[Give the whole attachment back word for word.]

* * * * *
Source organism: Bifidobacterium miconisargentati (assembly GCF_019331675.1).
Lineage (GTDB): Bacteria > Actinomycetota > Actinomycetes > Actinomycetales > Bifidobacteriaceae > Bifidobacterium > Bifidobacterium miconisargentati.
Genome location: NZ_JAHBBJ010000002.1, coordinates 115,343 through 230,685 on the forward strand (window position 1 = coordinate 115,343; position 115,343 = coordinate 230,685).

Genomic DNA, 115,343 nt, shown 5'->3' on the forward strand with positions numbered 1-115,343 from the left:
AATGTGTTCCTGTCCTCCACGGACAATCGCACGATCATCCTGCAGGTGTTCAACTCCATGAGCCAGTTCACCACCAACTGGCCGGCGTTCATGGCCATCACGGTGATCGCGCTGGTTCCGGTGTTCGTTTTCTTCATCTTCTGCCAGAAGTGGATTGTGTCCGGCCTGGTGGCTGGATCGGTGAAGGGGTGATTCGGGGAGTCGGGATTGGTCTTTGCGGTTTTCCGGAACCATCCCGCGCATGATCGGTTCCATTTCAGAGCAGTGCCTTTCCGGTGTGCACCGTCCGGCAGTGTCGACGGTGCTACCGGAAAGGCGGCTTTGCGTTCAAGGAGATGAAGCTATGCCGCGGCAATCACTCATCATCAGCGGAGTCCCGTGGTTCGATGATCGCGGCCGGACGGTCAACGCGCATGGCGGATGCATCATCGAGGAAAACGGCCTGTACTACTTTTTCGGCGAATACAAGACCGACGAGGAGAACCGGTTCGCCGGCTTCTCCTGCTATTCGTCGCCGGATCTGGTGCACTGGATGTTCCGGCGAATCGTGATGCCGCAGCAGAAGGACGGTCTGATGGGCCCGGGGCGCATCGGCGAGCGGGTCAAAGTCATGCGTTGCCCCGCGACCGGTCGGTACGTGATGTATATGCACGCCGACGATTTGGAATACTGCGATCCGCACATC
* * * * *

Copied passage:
Source organism: Bifidobacterium miconisargentati (assembly GCF_019331675.1).
Lineage (GTDB): Bacteria > Actinomycetota > Actinomycetes > Actinomycetales > Bifidobacteriaceae > Bifidobacterium > Bifidobacterium miconisargentati.
Genome location: NZ_JAHBBJ010000002.1, coordinates 115,343 through 230,685 on the forward strand (window position 1 = coordinate 115,343; position 115,343 = coordinate 230,685).

Genomic DNA, 115,343 nt, shown 5'->3' on the forward strand with positions numbered 1-115,343 from the left:
AATGTGTTCCTGTCCTCCACGGACAATCGCACGATCATCCTGCAGGTGTTCAACTCCATGAGCCAGTTCACCACCAACTGGCCGGCGTTCATGGCCATCACGGTGATCGCGCTGGTTCCGGTGTTCGTTTTCTTCATCTTCTGCCAGAAGTGGATTGTGTCCGGCCTGGTGGCTGGATCGGTGAAGGGGTGATTCGGGGAGTCGGGATTGGTCTTTGCGGTTTTCCGGAACCATCCCGCGCATGATCGGTTCCATTTCAGAGCAGTGCCTTTCCGGTGTGCACCGTCCGGCAGTGTCGACGGTGCTACCGGAAAGGCGGCTTTGCGTTCAAGGAGATGAAGCTATGCCGCGGCAATCACTCATCATCAGCGGAGTCCCGTGGTTCGATGATCGCGGCCGGACGGTCAACGCGCATGGCGGATGCATCATCGAGGAAAACGGCCTGTACTACTTTTTCGGCGAATACAAGACCGACGAGGAGAACCGGTTCGCCGGCTTCTCCTGCTATTCGTCGCCGGATCTGGTGCACTGGATGTTCCGGCGAATCGTGATGCCGCAGCAGAAGGACGGTCTGATGGGCCCGGGGCGCATCGGCGAGCGGGTCAAAGTCATGCGTTGCCCCGCGACCGGTCGGTACGTGATGTATATGCACGCCGACGATTTGGAATACTGCGATCCGCACATC